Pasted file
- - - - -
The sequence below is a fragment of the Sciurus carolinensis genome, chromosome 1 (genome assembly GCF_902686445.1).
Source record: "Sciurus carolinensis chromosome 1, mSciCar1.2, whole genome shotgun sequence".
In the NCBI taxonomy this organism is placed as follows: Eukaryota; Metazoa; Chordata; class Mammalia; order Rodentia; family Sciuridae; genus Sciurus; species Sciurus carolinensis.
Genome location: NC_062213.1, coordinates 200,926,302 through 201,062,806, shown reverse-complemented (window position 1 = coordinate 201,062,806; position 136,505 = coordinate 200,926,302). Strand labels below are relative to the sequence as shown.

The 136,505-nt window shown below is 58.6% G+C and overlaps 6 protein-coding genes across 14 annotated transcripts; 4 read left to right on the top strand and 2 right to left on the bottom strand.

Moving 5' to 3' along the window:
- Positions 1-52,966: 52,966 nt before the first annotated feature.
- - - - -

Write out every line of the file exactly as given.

The sequence below is a fragment of the Sciurus carolinensis genome, chromosome 1 (genome assembly GCF_902686445.1).
Source record: "Sciurus carolinensis chromosome 1, mSciCar1.2, whole genome shotgun sequence".
In the NCBI taxonomy this organism is placed as follows: Eukaryota; Metazoa; Chordata; class Mammalia; order Rodentia; family Sciuridae; genus Sciurus; species Sciurus carolinensis.
Genome location: NC_062213.1, coordinates 200,926,302 through 201,062,806, shown reverse-complemented (window position 1 = coordinate 201,062,806; position 136,505 = coordinate 200,926,302). Strand labels below are relative to the sequence as shown.

The 136,505-nt window shown below is 58.6% G+C and overlaps 6 protein-coding genes across 14 annotated transcripts; 4 read left to right on the top strand and 2 right to left on the bottom strand.

Moving 5' to 3' along the window:
- Positions 1-52,966: 52,966 nt before the first annotated feature.